There are sleeves for the elbows and knees which trap heat and, depending on thickness and elasticity, provide compression. They're typically made of neoprene. Ignoring the aspects of support and stored elastic energy assisting in some movements, is there evidence to support the notion that these would reduce the potential for injury?

Warmer muscles (up to a certain point, I assume) are said to be less prone to injury, and I've also heard a higher heat would lubricate the joints better, presumably because it could affect the viscosity of synovial fluid. After all, we "warm up" before exercise. Is there actual scientific proof that warmer muscles, connective tissue and joints directly benefit from this heat, or is it possibly a case of correlation being mistaken for causation? As in, the heat is merely the effect of the metabolic processes and/or mechanic action taking place in the body and what actually prevents injury is a gradual increase in load and intensity?

Same for compression. Does this actually provide a benefit during exercise other than support and taking over part of the stress on the body tissues?

  • 1
    Compression is there just for support AFAIK. Using ankle braces in soccer is considered bad because it reduces mobility and weakens the ankle making it more likely to sprain once you remove the brace. BTW, second line of your second paragraph "...higher heat would reduce lubricate the joints better..." seems like you forgot to remove that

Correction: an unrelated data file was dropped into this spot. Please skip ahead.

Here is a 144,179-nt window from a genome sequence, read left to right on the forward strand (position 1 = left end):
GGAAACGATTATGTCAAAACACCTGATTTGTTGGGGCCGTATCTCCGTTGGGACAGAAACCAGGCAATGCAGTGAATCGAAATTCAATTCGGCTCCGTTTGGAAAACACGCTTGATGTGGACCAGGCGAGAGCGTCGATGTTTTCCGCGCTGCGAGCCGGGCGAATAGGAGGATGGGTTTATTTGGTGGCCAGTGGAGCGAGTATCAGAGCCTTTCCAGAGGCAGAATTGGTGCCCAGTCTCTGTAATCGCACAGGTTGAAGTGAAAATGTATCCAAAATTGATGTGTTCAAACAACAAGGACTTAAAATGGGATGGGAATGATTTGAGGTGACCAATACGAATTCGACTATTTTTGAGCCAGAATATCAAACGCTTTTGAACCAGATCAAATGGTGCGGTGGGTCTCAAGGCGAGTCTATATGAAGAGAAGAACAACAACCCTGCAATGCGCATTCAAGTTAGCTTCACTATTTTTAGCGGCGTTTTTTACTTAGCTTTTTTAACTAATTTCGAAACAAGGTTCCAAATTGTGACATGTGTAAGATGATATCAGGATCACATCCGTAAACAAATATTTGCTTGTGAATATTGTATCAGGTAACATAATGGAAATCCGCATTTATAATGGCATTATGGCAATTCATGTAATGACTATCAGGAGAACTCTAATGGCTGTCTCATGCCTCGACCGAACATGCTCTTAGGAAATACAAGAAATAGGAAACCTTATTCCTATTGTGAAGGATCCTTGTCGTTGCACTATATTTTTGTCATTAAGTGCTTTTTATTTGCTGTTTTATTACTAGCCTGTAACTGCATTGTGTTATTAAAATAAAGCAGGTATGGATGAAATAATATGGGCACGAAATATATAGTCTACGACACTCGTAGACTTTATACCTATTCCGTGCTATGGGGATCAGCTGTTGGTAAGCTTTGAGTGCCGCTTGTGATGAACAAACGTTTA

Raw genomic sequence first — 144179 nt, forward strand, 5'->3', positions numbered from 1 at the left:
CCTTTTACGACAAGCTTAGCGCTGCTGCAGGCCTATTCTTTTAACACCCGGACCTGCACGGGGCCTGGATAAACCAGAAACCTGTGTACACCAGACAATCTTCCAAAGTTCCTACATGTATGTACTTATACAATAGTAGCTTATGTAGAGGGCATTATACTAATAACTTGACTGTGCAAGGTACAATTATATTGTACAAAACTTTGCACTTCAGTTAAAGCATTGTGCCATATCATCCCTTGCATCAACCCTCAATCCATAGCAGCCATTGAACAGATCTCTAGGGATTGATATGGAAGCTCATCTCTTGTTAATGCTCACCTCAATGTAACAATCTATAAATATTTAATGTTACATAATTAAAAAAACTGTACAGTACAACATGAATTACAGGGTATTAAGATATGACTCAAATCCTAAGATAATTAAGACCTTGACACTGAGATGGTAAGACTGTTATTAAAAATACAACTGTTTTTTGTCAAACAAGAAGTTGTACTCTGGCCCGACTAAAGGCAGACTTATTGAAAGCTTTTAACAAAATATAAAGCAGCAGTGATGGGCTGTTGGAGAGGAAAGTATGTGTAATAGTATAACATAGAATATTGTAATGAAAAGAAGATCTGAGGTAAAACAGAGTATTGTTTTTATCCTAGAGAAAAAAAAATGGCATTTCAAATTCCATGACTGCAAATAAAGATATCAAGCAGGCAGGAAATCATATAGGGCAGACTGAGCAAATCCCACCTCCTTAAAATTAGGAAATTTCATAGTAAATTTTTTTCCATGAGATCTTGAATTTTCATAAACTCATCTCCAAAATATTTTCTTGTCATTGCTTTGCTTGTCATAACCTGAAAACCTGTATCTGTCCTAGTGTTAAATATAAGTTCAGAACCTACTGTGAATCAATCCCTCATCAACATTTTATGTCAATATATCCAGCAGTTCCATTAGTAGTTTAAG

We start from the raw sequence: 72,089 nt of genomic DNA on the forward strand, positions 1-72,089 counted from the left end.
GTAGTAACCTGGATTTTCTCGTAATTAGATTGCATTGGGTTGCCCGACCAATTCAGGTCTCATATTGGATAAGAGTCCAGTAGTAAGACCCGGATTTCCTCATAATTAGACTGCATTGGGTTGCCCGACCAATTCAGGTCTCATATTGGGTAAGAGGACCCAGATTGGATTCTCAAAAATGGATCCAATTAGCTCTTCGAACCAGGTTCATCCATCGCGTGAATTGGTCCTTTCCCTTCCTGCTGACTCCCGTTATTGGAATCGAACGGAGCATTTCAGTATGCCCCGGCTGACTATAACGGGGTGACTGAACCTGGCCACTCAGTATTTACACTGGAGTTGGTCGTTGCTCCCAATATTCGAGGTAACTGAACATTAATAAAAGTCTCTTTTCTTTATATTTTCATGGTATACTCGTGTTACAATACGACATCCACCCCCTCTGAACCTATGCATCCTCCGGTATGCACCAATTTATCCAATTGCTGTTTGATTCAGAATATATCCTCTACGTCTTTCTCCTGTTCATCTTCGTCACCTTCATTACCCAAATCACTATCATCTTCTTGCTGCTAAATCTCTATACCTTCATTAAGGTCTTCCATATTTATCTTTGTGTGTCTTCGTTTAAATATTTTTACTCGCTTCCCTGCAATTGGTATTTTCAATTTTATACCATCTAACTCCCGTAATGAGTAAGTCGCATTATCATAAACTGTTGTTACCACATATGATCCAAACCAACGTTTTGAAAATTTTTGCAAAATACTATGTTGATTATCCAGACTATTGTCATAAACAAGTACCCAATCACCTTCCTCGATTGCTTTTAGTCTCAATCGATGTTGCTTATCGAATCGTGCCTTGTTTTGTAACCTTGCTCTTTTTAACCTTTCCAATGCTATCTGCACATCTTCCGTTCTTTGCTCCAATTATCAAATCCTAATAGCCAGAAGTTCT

– Yousend
    May 13, 2016 at 12:50
  • @akadian Whoops, you're right. Bad proofreading from me. I'll edit.
    – G_H
    May 13, 2016 at 13:21

1 Answer 1


For compression specifically - in my experience, it's often quite the contrary. Wearing compression sleeves, braces and especially belts all the time, leads to certain muscles staying relaxed or more strained in compound exercises when they shouldn't be. Your nervous system learns how to activate (also under-activate and over-activate) muscles based on previous patterns. If it has learned to do that with belts that let your abdominals stay relaxed or compression sleeves that provided additional resistance, it could result in an injury.

I firmly believe (without having medical data to support it but speaking out of personal experience) that "special" aid should be used only in "special" cases - either when you are recovering from an injury and capable physician has suggested that you need that equipment to support you. Or when you are performing work that pushes yourself to the limit and only then you need the extra security.

  • Interesting viewpoints. I'm currently wearing a neoprene elbow sleeve on workouts because of a minor injury but do so specifically for heat. I selected one without too much compression and support. I also never lift with a belt and have only recently started using straps because my grip has become a limiting factor on deadlifts. There's something to be said for lifting raw, especially as long as you can progress without help.
    – G_H
    May 14, 2016 at 19:32

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